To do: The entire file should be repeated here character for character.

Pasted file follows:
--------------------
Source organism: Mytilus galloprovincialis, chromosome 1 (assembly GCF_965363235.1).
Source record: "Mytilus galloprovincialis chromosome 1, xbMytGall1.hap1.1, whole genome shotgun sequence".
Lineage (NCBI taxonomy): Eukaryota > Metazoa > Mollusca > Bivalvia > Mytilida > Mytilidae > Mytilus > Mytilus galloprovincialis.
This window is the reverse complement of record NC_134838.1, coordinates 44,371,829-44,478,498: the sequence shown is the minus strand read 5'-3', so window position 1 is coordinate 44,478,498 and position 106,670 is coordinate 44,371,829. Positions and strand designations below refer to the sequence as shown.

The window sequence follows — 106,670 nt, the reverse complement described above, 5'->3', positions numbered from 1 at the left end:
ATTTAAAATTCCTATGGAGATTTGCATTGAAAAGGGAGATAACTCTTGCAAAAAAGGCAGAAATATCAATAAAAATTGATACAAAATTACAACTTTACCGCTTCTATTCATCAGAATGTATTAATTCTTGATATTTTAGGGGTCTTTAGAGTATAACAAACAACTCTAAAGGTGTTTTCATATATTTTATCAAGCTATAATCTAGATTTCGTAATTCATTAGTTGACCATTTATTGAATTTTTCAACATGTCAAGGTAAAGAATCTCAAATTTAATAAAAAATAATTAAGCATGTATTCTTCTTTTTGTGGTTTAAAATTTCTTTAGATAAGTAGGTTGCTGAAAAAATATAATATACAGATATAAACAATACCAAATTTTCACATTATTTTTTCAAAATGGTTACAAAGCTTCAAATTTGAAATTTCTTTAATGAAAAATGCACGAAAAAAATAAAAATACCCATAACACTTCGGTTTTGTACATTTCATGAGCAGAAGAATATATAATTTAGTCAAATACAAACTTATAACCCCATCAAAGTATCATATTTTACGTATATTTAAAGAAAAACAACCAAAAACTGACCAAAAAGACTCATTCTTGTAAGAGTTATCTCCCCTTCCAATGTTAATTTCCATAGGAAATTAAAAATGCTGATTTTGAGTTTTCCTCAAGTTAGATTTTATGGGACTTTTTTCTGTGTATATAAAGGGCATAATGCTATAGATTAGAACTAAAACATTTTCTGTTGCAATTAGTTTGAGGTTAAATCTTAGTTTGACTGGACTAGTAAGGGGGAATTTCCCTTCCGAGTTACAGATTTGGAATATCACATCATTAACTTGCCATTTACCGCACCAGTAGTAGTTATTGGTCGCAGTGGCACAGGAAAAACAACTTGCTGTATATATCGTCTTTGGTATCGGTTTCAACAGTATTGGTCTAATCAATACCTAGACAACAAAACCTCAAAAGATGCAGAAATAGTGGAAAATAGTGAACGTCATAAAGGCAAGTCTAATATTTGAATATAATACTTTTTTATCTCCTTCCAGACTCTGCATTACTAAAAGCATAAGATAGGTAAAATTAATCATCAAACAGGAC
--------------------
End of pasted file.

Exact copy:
Source organism: Mytilus galloprovincialis, chromosome 1 (assembly GCF_965363235.1).
Source record: "Mytilus galloprovincialis chromosome 1, xbMytGall1.hap1.1, whole genome shotgun sequence".
Lineage (NCBI taxonomy): Eukaryota > Metazoa > Mollusca > Bivalvia > Mytilida > Mytilidae > Mytilus > Mytilus galloprovincialis.
This window is the reverse complement of record NC_134838.1, coordinates 44,371,829-44,478,498: the sequence shown is the minus strand read 5'-3', so window position 1 is coordinate 44,478,498 and position 106,670 is coordinate 44,371,829. Positions and strand designations below refer to the sequence as shown.

The window sequence follows — 106,670 nt, the reverse complement described above, 5'->3', positions numbered from 1 at the left end:
ATTTAAAATTCCTATGGAGATTTGCATTGAAAAGGGAGATAACTCTTGCAAAAAAGGCAGAAATATCAATAAAAATTGATACAAAATTACAACTTTACCGCTTCTATTCATCAGAATGTATTAATTCTTGATATTTTAGGGGTCTTTAGAGTATAACAAACAACTCTAAAGGTGTTTTCATATATTTTATCAAGCTATAATCTAGATTTCGTAATTCATTAGTTGACCATTTATTGAATTTTTCAACATGTCAAGGTAAAGAATCTCAAATTTAATAAAAAATAATTAAGCATGTATTCTTCTTTTTGTGGTTTAAAATTTCTTTAGATAAGTAGGTTGCTGAAAAAATATAATATACAGATATAAACAATACCAAATTTTCACATTATTTTTTCAAAATGGTTACAAAGCTTCAAATTTGAAATTTCTTTAATGAAAAATGCACGAAAAAAATAAAAATACCCATAACACTTCGGTTTTGTACATTTCATGAGCAGAAGAATATATAATTTAGTCAAATACAAACTTATAACCCCATCAAAGTATCATATTTTACGTATATTTAAAGAAAAACAACCAAAAACTGACCAAAAAGACTCATTCTTGTAAGAGTTATCTCCCCTTCCAATGTTAATTTCCATAGGAAATTAAAAATGCTGATTTTGAGTTTTCCTCAAGTTAGATTTTATGGGACTTTTTTCTGTGTATATAAAGGGCATAATGCTATAGATTAGAACTAAAACATTTTCTGTTGCAATTAGTTTGAGGTTAAATCTTAGTTTGACTGGACTAGTAAGGGGGAATTTCCCTTCCGAGTTACAGATTTGGAATATCACATCATTAACTTGCCATTTACCGCACCAGTAGTAGTTATTGGTCGCAGTGGCACAGGAAAAACAACTTGCTGTATATATCGTCTTTGGTATCGGTTTCAACAGTATTGGTCTAATCAATACCTAGACAACAAAACCTCAAAAGATGCAGAAATAGTGGAAAATAGTGAACGTCATAAAGGCAAGTCTAATATTTGAATATAATACTTTTTTATCTCCTTCCAGACTCTGCATTACTAAAAGCATAAGATAGGTAAAATTAATCATCAAACAGGAC